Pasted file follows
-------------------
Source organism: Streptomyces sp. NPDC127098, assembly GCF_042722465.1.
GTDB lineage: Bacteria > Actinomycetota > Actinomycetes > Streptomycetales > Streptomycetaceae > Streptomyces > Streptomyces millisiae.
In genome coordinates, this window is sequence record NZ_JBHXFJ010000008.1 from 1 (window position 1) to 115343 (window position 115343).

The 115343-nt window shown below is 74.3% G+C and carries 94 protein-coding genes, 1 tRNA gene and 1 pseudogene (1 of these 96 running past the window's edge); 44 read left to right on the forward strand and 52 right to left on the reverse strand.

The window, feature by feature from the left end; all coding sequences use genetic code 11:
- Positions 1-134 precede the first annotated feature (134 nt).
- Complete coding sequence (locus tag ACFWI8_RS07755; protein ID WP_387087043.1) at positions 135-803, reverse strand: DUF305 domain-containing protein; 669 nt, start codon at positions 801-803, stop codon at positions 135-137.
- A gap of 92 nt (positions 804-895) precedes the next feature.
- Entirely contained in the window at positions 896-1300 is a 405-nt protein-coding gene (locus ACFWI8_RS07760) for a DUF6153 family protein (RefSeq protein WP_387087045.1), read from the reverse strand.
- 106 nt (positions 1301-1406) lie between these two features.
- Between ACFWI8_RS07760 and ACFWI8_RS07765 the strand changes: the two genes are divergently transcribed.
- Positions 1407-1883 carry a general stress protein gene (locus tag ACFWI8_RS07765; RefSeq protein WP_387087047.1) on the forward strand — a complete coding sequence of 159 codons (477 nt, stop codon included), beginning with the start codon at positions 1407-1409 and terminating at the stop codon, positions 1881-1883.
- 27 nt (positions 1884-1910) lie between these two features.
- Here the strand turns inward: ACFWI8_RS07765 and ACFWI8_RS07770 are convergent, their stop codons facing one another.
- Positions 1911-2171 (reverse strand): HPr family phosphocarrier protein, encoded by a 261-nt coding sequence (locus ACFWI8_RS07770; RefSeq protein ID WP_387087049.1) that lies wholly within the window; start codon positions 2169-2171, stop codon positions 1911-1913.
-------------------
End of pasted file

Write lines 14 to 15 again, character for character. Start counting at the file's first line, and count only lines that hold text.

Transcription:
- Here the strand turns inward: ACFWI8_RS07765 and ACFWI8_RS07770 are convergent, their stop codons facing one another.
- Positions 1911-2171 (reverse strand): HPr family phosphocarrier protein, encoded by a 261-nt coding sequence (locus ACFWI8_RS07770; RefSeq protein ID WP_387087049.1) that lies wholly within the window; start codon positions 2169-2171, stop codon positions 1911-1913.